Pokémon Emerald, released in 2005, used the exact same sprites as Pokémon Ruby and Sapphire with one addition: the return of animations. Every Pokémon had a simple, one-frame animation that played at the beginning of every battle. Often, the sprites also moved around a little, changed color for a bit, repeated the animation, and/or vibrated to make the animation look more substantial. I’ve often heard people say that generation 3 had some of the worst Pokémon sprites, and now I understand why.

 

Generation 4

            There’s a TON to talk about with the generation 4 sprites, so get ready. Pokémon Diamond and Pearl were released on the Nintendo DS in 2007. Pokémon sprites were now 84x84 pixels and had an even wider range of colors to choose from, thankfully eliminating the issue of dull colors from the previous generation. If I had to pick one word to encompass the Diamond/Pearl sprites, it would be dynamic. One could feel the motion and energy of the Pokémon sprites because of their dynamic poses and vivid expressions, a huge improvement over generation 3’s static sprites. The bright colors helped bring the sprites to life even more.

 

            Pokémon Platinum arrived in 2009 with some minor changes to the Diamond/Pearl sprites. One-frame animations were back again, this time with less of the supplemental movement/color changes that was so common in the Pokémon Emerald animations. Not all Pokémon got animations, understandable due to the sheer number of Pokémon at that point but still odd in my opinion. All the Sinnoh Pokémon except Rotom and a few extra Pokémon from other regions got new sprites. These new sprites were even more dynamic than Pokémon Diamond and Pearl’s sprites. Platinum’s sprites were definitely a welcome improvement over Diamond and Pearl’s already awesome sprite work.

 

            Pokémon HeartGold and SoulSilver were released in 2010. They also made some major sprite changes, but unlike those in Pokémon Platinum, these are definitely a toss-up. For these remakes of Pokémon Gold and Silver, all Kanto and Johto Pokémon got completely new sprites, while Hoenn and Sinnoh Pokémon retained their Platinum sprites. Most of these new sprites lost their dynamic poses and instead instead had static poses and uncanny faces. Whether the HeartGold and SoulSilver sprites are worse than the other generation 4 sprites really depends on your opinion, but in my opinion, these sprites just looked odd and out of place compares to thee amazing sprite work of Diamond, Pearl and Platinum.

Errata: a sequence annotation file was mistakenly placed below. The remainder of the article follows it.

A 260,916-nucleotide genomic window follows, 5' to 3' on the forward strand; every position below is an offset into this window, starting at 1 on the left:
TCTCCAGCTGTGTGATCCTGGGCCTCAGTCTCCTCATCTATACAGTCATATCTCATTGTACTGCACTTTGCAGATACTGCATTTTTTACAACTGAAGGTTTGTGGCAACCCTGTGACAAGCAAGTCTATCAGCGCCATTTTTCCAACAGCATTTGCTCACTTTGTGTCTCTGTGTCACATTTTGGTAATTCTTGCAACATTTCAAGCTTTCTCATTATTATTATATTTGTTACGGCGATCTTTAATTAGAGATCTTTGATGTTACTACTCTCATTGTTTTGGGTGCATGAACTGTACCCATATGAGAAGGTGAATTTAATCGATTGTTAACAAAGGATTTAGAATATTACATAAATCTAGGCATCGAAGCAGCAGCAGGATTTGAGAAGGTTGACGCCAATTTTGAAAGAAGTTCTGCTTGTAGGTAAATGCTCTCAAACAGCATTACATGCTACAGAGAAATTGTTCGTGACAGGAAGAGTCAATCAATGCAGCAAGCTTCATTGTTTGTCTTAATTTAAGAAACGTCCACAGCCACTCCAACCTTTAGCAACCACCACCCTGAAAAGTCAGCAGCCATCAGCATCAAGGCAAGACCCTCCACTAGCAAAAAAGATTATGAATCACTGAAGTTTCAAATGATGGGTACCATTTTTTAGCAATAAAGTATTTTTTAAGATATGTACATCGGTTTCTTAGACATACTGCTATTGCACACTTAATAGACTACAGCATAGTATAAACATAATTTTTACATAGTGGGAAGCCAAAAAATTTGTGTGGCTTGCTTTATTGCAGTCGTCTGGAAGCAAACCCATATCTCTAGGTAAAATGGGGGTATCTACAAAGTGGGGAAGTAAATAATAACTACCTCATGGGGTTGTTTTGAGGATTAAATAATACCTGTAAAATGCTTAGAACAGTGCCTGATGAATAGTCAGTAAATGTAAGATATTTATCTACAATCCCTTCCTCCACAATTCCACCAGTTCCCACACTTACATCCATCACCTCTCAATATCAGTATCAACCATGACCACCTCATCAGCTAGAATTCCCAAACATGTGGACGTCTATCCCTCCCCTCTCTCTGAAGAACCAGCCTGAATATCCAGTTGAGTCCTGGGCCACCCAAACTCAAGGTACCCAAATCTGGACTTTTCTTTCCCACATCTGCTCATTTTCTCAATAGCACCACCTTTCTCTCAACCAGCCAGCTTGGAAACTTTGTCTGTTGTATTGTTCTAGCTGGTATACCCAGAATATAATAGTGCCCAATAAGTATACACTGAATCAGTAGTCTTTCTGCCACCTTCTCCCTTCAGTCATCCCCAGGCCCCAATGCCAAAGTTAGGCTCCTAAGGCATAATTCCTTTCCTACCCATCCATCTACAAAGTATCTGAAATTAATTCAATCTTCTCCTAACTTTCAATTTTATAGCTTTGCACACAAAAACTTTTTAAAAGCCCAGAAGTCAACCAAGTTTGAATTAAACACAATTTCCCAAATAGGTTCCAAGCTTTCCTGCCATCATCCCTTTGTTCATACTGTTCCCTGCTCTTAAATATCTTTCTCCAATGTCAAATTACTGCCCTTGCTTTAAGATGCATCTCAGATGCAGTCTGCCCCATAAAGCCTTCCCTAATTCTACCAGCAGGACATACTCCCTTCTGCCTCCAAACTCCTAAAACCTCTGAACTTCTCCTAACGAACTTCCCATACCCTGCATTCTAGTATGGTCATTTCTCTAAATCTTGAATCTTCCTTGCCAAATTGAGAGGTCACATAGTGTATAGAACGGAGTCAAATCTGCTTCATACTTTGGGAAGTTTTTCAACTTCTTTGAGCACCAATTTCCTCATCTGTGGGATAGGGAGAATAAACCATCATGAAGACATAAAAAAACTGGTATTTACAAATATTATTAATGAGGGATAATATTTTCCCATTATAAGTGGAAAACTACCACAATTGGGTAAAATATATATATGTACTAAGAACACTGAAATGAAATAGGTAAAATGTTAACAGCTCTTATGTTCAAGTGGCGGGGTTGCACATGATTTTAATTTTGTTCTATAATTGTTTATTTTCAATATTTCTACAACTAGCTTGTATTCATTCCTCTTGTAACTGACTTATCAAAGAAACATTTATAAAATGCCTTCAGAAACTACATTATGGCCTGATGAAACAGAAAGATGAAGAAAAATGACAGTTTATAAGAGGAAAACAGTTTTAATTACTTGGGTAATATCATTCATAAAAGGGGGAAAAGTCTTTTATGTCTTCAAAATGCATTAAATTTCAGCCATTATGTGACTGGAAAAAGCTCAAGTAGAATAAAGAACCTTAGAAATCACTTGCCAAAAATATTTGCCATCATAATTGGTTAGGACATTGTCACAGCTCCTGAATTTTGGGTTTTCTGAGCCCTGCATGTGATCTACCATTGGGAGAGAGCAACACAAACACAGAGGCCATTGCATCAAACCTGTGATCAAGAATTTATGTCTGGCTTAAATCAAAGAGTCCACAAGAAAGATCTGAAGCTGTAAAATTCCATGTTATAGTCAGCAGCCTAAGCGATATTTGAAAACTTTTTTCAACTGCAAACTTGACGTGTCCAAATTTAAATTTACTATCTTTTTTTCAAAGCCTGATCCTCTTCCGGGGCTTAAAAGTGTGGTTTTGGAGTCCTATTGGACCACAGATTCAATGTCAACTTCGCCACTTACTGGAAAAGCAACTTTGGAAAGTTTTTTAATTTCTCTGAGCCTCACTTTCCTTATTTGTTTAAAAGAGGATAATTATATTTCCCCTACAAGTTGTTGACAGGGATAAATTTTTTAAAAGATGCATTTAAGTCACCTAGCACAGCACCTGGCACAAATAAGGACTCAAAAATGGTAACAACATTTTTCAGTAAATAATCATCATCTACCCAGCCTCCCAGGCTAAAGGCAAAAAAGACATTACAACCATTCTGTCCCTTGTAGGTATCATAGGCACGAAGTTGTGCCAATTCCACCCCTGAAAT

Generation 5

            After the whirlwind of generation 4, generation 5 is pretty chill except for one major change. Pokémon sprites were now 96x96 pixels, their biggest size yet. The generation 5 sprites felt just like the generation 4 sprites. The generation 5 games were on the Nintendo DS just like generation 4, so none of the colors changed at all. The sprites of the new Pokémon were done in the exact same style as the sprites of the previous generation. Additionally, generation 5 mostly used Diamond/Pearl sprites for old Pokémon. A few used their HeartGold/SoulSilver sprites, and a few lucky Pokémon got a brand-new sprite. The huge change of generation 5 was the animations. Instead of a one-frame animation that played when entering a battle, every Pokémon had a continuous animation that played throughout the battle as well as on the summary screen. These animations gave the Pokémon and Pokémon battles much-needed motion that made them feel livelier. Except for that, nothing changed about the Pokémon sprites in the 5th generation. This one amazing change in the sprite animations more than made up for the lack of other sprite changes in my opinion.

 

Conclusion

            Overall, Pokémon sprites really changed throughout their existence. Their painful beginning led to substantial improvements throughout the main series games that impressed me almost every time. I’ve always loved Pokémon sprites and looking at how they’ve changed over the years, and I hope you’ve enjoyed learning about the world of Pokémon sprites too. I had a great time writing for Scribbling this year, and I hope to write more cool Pokémon articles for you all next year!